Eichmann Before Jerusalem: The Unexamined Life of a Mass Murderer

Knopf  2014


Stangneth, an independent philosopher whose expertise is in the philosophy of Immanuel Kant and the concept of radical evil, has written a scholarly work which should put to rest the debate over Hannah Arendt’s description of Adolf Eichmann as a study in the banality of evil. At his trial in Jerusalem, Eichmann managed to portray himself as an overworked bureaucrat following orders in his role as the implementer of Hitler’s extermina­tion campaign against the Jews. He went on to describe himself as “just a small cog in the extermination machine rather than the central architect of the Final Solution.”

Focusing on Eichmann’s writings and his taped interviews with Willem Sassen while in hiding in Argentina, Stangneth has accumu­lated a treasure trove of documents that alters the image Eichmann cultivated in Jerusalem. In her prodigious work, Stangneth uncovers an Eichmann far different than the one who was described by Arendt. Her research reveals an Eichmann who prided himself on his effort to exterminate the Jews of Europe. Furthermore, in a series of interviews with Sassen, a Dutch Nazi collaborator and a member of the SS journalist corps who also was ghost writer for escaped Nazi criminals living in in Argentina, Eichmann, lacking any remorse, tells Sassen, “you must understand that this is motivation when I say, if 10.3 million of the enemies (Jews) had been killed, then we would have fulfilled our duty. And because this did not happen, I will say to you that those who have not been born will have to undergo that suffering and adversity… We have done what we could.”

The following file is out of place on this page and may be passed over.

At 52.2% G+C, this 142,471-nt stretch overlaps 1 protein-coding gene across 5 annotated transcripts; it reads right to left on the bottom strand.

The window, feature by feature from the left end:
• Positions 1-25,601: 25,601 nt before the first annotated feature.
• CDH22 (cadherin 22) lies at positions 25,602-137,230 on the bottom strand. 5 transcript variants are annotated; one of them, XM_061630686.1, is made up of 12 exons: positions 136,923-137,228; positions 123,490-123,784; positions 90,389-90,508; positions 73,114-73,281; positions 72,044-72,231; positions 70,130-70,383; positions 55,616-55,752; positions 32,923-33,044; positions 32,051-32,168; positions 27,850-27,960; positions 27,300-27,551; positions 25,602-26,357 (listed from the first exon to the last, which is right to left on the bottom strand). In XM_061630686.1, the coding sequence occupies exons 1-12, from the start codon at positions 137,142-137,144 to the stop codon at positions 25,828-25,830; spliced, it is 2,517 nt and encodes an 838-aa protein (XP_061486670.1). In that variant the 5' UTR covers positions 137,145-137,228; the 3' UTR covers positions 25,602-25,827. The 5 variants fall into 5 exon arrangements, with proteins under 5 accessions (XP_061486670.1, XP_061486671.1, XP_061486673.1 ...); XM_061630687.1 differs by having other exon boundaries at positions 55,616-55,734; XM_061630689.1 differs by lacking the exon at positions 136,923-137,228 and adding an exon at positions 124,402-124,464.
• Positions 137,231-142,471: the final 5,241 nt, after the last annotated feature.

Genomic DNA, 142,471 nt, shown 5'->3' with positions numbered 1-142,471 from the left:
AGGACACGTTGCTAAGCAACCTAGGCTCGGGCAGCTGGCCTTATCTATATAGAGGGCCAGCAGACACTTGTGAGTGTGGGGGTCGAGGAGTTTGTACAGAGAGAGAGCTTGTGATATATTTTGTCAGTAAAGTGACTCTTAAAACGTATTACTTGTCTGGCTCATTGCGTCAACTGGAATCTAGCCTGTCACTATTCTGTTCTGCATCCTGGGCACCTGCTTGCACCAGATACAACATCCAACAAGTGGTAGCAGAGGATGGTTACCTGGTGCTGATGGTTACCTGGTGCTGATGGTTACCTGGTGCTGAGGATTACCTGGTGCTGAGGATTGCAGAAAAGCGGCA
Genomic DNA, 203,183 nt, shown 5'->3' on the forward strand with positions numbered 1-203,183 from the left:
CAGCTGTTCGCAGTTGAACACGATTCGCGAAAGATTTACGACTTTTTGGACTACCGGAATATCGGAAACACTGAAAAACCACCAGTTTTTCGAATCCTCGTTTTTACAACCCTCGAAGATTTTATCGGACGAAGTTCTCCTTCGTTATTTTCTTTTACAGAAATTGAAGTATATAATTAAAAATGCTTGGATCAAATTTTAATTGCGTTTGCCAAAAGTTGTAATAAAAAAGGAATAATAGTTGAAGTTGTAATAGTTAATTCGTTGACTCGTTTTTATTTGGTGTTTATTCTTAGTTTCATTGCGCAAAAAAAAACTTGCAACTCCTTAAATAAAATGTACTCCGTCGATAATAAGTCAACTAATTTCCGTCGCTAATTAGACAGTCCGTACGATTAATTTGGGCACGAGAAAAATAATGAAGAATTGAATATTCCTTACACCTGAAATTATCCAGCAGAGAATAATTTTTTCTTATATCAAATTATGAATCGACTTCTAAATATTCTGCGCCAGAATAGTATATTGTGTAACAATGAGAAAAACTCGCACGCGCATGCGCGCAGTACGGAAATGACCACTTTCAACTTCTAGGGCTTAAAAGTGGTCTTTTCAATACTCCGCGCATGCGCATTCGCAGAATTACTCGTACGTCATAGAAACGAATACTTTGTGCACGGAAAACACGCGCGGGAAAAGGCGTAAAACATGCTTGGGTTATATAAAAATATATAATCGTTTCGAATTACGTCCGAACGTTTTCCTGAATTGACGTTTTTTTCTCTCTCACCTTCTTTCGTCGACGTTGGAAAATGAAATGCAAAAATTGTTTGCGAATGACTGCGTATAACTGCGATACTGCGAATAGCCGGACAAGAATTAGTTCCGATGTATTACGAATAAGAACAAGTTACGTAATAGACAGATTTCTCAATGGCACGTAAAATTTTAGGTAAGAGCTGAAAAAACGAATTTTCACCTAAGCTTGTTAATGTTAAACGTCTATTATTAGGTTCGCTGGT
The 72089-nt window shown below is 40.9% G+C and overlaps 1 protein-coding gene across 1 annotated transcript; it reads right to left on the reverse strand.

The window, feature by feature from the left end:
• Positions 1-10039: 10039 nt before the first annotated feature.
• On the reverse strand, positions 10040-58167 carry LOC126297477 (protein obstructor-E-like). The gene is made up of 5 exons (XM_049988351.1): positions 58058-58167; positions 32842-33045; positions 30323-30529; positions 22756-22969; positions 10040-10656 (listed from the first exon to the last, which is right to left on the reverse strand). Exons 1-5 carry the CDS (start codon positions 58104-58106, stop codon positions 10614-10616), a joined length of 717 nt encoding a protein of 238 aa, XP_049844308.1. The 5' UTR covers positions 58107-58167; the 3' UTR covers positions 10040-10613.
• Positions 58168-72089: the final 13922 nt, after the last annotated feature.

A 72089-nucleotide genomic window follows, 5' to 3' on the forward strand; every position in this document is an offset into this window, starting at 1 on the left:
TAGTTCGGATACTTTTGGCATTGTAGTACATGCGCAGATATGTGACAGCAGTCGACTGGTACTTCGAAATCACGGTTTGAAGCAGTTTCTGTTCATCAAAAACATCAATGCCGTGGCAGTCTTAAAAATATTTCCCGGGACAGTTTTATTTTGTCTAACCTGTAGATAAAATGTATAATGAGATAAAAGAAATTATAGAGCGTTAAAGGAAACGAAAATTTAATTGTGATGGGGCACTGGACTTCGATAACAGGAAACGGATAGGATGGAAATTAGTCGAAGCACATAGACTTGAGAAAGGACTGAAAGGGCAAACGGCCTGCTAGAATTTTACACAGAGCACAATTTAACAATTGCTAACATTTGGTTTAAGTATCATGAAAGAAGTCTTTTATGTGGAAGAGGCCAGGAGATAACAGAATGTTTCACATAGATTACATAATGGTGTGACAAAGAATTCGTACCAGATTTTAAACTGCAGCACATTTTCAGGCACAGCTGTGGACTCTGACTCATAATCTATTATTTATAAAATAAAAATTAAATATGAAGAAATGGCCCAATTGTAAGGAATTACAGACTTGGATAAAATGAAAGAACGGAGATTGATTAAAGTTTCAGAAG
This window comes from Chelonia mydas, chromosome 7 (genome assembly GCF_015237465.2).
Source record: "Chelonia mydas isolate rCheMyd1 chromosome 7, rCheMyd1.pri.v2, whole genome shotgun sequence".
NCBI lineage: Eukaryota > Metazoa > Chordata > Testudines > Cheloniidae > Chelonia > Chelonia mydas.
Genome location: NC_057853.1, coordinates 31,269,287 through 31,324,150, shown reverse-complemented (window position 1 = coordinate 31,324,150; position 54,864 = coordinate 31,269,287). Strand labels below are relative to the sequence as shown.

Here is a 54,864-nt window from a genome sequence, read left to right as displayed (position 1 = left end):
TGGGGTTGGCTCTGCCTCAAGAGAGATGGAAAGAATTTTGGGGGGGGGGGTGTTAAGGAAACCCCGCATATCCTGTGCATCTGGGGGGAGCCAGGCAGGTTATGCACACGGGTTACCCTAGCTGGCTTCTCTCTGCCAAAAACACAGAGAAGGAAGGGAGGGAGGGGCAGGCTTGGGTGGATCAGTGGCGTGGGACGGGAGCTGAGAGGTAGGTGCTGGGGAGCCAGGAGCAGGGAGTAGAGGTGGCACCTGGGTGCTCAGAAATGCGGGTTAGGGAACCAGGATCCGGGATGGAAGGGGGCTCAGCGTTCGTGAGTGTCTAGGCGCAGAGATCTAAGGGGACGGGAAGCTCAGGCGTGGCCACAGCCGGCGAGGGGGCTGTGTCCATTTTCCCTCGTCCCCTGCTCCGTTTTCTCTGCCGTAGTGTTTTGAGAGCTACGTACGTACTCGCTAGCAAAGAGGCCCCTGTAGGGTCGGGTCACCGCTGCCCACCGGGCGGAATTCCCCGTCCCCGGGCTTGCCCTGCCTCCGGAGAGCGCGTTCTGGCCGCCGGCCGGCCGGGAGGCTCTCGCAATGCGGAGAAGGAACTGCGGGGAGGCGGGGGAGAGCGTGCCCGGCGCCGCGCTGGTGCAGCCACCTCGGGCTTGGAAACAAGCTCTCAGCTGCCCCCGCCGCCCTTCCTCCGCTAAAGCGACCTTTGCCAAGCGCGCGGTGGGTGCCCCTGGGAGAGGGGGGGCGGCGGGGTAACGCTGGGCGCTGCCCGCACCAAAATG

Elsewhere, Eichmann , justifying his partici­pation in mass murder, argues that conscience was simply the “morality of the fatherland… the voice of blood.” In the same vein, Eichmann contended that the drive to self-preservation is stronger than any so-called moral judgment. Eichmann sincerely believed that the enemy preventing the triumph of the Nazi Herrenvolk was the Jew and for that reason they must be annihilated.

Stangneth argues that Eichmann was not a reclusive bureaucrat simply following orders, but a true believer in the Nazi genocide of the Jews. Unlike Arendt, who may have been fooled by Eichmann’s demeanor in Jerusalem, Stangneth concludes that the real man in the glass booth was a skilled manipulator and an unrepentant murderer eager to boast of his past “glories.”

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